Let’s look at another example, by overloading the & method to this time take a string and to return a new instance of Person:

class Person(val name: String, faveMovie: String) {

  // ... other methods omitted for brevity

  def &(person: Person): String = s"${this.name} is hanging out with ${person.name}"

  // overloaded method
  def &(nickname: String): Person = new Person(s"$name ($nickname)", faveMovie)
}

Now we can call our overloaded & method like so:

println(anne & "the Eagle")
println(anne.&("the Eagle"))

Of course this will just print out a reference to the new Person object in the console, rather than anything meaningful.

Operators are Methods in Scala

Another important concept to grasp is that all operators in Scala (e.g. +, -, /, * etc.) are actually methods as well! These two statements are equivalent:

println(1 + 2)
println(1.+(2))

Prefix Notation - Unary Operators

Let’s look at prefix notation, another type of syntactic sugar, which is all about unary operators (i.e. an operation with only one operand). The two vals below are equivalent:

val x = -1
val y = 1.unary_-

The unary prefix only works with -, +, ~ and !. Learn more about the unary prefix in Scala here.

We can write a unary operator in our person class like so:

class Person(val name: String, faveMovie: String) {

// ... other methods omitted for brevity

  def unary_! : String = s"$name, what is going on?"
}

The naming of this method is very important and must be exact. In addition, you must also include a SPACE between the colon (:) and String. Otherwise the compiler will think that the colon is part of the method. See this post for other examples of Unary Operators in Scala.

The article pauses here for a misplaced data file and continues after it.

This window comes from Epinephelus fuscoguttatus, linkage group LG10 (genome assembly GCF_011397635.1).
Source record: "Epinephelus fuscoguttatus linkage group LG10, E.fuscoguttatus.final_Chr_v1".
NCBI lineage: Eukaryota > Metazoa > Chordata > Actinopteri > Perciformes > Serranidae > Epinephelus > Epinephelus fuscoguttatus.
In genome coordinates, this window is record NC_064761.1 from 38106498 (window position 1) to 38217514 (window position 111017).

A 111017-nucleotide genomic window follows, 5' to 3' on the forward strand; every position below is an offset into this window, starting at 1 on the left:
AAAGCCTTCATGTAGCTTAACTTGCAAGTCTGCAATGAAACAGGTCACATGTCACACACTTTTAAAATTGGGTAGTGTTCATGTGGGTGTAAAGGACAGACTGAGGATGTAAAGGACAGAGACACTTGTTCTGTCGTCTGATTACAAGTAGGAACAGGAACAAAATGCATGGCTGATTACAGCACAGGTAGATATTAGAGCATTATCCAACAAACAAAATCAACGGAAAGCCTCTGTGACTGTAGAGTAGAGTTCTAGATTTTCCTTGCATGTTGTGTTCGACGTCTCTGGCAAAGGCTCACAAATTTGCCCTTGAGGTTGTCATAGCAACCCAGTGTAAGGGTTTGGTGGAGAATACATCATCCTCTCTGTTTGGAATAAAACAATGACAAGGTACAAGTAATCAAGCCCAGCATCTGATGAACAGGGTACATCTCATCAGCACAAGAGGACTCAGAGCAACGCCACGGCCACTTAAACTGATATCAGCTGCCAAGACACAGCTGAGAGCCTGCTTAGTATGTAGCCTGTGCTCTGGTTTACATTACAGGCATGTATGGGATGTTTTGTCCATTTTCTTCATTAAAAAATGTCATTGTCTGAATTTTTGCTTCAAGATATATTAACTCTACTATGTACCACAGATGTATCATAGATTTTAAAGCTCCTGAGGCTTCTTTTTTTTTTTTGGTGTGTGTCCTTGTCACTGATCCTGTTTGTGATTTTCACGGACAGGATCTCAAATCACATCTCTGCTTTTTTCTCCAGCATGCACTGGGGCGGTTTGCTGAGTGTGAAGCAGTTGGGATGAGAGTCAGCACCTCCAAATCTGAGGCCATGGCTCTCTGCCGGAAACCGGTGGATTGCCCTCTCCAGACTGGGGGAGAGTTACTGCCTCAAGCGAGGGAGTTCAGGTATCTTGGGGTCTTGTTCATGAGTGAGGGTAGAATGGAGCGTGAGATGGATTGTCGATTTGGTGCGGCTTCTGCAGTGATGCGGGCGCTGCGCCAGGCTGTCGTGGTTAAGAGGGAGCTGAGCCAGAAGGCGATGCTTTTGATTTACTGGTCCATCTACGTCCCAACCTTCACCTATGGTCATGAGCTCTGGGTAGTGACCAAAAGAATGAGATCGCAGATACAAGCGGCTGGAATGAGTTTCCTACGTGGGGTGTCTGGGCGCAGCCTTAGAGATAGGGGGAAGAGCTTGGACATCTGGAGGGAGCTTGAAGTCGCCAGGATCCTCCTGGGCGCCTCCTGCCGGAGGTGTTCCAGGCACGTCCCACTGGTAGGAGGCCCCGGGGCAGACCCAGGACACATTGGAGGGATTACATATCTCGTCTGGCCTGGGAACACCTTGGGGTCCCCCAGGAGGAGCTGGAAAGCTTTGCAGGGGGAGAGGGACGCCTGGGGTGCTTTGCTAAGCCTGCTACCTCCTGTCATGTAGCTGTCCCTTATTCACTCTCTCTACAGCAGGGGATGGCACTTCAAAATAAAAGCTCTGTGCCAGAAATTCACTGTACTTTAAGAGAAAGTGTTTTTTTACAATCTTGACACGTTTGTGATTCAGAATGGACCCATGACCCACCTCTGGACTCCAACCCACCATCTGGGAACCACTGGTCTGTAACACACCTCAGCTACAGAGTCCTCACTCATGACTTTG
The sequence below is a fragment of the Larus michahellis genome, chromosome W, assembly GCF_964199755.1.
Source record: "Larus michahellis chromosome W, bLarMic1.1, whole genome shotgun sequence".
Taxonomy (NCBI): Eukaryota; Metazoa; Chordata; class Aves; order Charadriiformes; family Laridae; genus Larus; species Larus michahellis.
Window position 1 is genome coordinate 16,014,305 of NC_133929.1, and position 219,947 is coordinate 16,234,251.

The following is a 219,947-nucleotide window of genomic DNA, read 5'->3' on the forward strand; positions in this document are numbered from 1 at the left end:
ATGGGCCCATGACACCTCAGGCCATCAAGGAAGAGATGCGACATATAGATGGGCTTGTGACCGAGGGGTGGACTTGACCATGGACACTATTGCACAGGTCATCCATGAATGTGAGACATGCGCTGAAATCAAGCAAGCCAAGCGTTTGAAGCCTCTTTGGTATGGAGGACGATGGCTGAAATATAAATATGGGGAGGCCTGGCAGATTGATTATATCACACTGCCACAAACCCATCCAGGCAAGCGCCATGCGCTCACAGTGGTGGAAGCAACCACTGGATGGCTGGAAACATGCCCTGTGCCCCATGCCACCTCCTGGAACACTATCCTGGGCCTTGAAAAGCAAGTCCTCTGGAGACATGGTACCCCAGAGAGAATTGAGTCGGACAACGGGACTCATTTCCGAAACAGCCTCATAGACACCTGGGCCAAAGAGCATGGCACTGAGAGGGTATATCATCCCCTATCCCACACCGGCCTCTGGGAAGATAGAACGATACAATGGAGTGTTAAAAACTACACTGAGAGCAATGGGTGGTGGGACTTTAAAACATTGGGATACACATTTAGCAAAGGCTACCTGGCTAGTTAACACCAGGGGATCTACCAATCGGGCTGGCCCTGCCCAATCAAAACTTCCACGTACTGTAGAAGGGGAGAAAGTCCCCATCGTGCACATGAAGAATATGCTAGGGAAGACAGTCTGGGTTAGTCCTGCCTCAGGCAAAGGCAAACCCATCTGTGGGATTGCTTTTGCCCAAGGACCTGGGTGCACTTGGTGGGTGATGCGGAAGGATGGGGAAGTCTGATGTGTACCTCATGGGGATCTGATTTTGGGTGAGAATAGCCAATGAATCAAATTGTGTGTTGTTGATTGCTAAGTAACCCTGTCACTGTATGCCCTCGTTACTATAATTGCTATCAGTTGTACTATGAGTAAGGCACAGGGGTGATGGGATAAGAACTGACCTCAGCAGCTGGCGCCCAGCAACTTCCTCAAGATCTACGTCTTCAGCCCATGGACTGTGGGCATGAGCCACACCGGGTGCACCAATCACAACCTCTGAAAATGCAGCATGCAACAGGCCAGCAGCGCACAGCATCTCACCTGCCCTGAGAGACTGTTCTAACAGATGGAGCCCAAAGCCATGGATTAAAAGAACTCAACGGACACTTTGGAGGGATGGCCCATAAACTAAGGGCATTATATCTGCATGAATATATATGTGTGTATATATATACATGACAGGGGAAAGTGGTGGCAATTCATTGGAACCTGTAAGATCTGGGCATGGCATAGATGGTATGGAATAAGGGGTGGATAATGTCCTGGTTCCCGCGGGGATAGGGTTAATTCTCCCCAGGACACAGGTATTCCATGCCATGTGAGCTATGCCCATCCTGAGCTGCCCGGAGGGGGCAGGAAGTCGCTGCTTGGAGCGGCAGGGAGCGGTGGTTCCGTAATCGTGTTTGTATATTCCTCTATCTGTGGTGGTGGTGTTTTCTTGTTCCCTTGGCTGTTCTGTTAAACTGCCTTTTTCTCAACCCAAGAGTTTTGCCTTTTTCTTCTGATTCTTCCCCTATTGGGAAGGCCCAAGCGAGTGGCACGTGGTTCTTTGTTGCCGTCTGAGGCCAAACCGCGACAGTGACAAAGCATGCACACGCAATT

Now we can print to the console not Anne (i.e. !Anne), and this will print out the string from the method above. These two are therefore now equivalent:

println(!anne)
println(anne.unary_!)

And they both print out:

Anne, what is going on?

Let’s look at another example, this time using the unary_+ operator. We will add an age field to our class and define the unary_+ operator:

class Person(val name: String, faveMovie: String, val age: Int = 0) {

  // ... other methods omitted for brevity

  def unary_! : String = s"$name, what is going on?"

  def unary_+ : Person = new Person(name, faveMovie, age + 1)
}

Remember there has to be a space between the function name and colon (i.e. ‘unary_+ : Person’). This method simply returns a new instance of Person - with the same name, FaveMovie and the age increased by 1.

We can all our unary operator like so. Again, these two lines are equivalent:

println((+anne).age)
println(anne.unary_+.age)

Postfix Notation

Now let’s look at postfix notation. We add a method to our class with no parameters called isAlive: